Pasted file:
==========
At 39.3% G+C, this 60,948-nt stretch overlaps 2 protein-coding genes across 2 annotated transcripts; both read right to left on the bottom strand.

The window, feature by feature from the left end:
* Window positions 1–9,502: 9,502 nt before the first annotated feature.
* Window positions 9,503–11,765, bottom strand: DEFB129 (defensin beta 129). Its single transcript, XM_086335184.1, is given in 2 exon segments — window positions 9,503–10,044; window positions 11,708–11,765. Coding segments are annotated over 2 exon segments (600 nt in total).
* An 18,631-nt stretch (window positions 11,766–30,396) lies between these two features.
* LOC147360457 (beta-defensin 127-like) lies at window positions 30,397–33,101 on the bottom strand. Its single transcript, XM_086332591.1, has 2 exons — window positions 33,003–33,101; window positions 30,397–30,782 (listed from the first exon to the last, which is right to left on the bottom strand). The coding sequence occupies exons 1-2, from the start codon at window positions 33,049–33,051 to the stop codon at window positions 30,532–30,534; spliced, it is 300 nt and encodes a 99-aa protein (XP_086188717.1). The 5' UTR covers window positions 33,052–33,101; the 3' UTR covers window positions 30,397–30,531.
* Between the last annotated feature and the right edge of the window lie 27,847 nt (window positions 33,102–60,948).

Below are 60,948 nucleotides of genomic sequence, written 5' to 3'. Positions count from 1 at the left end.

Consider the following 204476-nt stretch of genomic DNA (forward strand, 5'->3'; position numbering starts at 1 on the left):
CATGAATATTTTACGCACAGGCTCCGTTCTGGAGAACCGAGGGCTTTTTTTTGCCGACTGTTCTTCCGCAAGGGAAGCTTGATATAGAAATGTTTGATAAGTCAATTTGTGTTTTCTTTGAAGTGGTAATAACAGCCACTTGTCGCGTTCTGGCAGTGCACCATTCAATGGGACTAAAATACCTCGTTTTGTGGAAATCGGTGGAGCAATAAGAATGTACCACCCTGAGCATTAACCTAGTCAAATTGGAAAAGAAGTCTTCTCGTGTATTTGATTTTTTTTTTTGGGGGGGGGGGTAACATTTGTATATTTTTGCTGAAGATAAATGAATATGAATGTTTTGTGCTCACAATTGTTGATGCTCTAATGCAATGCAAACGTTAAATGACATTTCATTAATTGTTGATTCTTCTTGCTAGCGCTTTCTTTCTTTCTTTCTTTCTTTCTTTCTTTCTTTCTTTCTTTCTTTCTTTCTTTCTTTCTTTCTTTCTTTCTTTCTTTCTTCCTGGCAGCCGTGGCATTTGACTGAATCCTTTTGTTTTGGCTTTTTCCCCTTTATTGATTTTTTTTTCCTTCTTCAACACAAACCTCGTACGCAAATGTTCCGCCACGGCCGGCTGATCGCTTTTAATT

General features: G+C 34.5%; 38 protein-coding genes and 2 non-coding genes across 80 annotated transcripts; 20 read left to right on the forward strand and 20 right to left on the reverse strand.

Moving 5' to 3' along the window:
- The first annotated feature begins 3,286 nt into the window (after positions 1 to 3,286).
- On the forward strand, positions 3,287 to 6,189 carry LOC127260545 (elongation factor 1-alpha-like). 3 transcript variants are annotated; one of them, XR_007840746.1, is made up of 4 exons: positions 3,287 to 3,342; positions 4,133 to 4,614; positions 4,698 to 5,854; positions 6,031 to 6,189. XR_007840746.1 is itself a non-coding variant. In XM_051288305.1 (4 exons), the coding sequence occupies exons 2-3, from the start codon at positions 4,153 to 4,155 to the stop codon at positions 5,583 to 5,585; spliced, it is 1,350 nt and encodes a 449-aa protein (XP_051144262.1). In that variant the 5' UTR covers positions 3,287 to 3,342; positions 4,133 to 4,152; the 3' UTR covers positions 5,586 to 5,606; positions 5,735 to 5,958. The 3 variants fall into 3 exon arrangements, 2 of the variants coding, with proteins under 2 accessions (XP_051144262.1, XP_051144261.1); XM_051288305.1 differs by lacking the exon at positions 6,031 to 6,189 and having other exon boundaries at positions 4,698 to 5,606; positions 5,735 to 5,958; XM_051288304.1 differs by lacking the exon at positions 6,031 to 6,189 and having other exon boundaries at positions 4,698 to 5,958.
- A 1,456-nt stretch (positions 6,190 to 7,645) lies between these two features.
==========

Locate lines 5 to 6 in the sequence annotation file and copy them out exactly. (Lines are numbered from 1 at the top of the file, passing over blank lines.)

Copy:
* An 18,631-nt stretch (window positions 11,766–30,396) lies between these two features.
* LOC147360457 (beta-defensin 127-like) lies at window positions 30,397–33,101 on the bottom strand. Its single transcript, XM_086332591.1, has 2 exons — window positions 33,003–33,101; window positions 30,397–30,782 (listed from the first exon to the last, which is right to left on the bottom strand). The coding sequence occupies exons 1-2, from the start codon at window positions 33,049–33,051 to the stop codon at window positions 30,532–30,534; spliced, it is 300 nt and encodes a 99-aa protein (XP_086188717.1). The 5' UTR covers window positions 33,052–33,101; the 3' UTR covers window positions 30,397–30,531.